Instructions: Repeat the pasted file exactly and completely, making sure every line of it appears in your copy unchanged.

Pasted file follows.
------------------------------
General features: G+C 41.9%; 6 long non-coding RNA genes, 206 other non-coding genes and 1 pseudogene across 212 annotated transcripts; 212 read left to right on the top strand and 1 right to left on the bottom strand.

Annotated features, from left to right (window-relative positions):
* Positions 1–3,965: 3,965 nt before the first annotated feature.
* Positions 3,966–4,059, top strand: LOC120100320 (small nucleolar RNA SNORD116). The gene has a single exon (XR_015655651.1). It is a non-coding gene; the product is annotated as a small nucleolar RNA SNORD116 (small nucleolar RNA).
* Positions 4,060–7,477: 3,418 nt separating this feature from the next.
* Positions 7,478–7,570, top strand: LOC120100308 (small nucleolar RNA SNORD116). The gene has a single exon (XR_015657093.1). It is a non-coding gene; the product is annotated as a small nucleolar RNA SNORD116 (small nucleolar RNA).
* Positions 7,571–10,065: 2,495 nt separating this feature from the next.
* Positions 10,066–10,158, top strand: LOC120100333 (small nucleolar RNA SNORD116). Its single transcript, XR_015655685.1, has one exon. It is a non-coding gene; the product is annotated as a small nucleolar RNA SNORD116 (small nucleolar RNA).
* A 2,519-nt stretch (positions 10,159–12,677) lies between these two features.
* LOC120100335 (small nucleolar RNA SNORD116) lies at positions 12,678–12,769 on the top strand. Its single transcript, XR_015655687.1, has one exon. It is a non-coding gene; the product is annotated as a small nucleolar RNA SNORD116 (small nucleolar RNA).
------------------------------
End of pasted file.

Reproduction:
General features: G+C 41.9%; 6 long non-coding RNA genes, 206 other non-coding genes and 1 pseudogene across 212 annotated transcripts; 212 read left to right on the top strand and 1 right to left on the bottom strand.

Annotated features, from left to right (window-relative positions):
* Positions 1–3,965: 3,965 nt before the first annotated feature.
* Positions 3,966–4,059, top strand: LOC120100320 (small nucleolar RNA SNORD116). The gene has a single exon (XR_015655651.1). It is a non-coding gene; the product is annotated as a small nucleolar RNA SNORD116 (small nucleolar RNA).
* Positions 4,060–7,477: 3,418 nt separating this feature from the next.
* Positions 7,478–7,570, top strand: LOC120100308 (small nucleolar RNA SNORD116). The gene has a single exon (XR_015657093.1). It is a non-coding gene; the product is annotated as a small nucleolar RNA SNORD116 (small nucleolar RNA).
* Positions 7,571–10,065: 2,495 nt separating this feature from the next.
* Positions 10,066–10,158, top strand: LOC120100333 (small nucleolar RNA SNORD116). Its single transcript, XR_015655685.1, has one exon. It is a non-coding gene; the product is annotated as a small nucleolar RNA SNORD116 (small nucleolar RNA).
* A 2,519-nt stretch (positions 10,159–12,677) lies between these two features.
* LOC120100335 (small nucleolar RNA SNORD116) lies at positions 12,678–12,769 on the top strand. Its single transcript, XR_015655687.1, has one exon. It is a non-coding gene; the product is annotated as a small nucleolar RNA SNORD116 (small nucleolar RNA).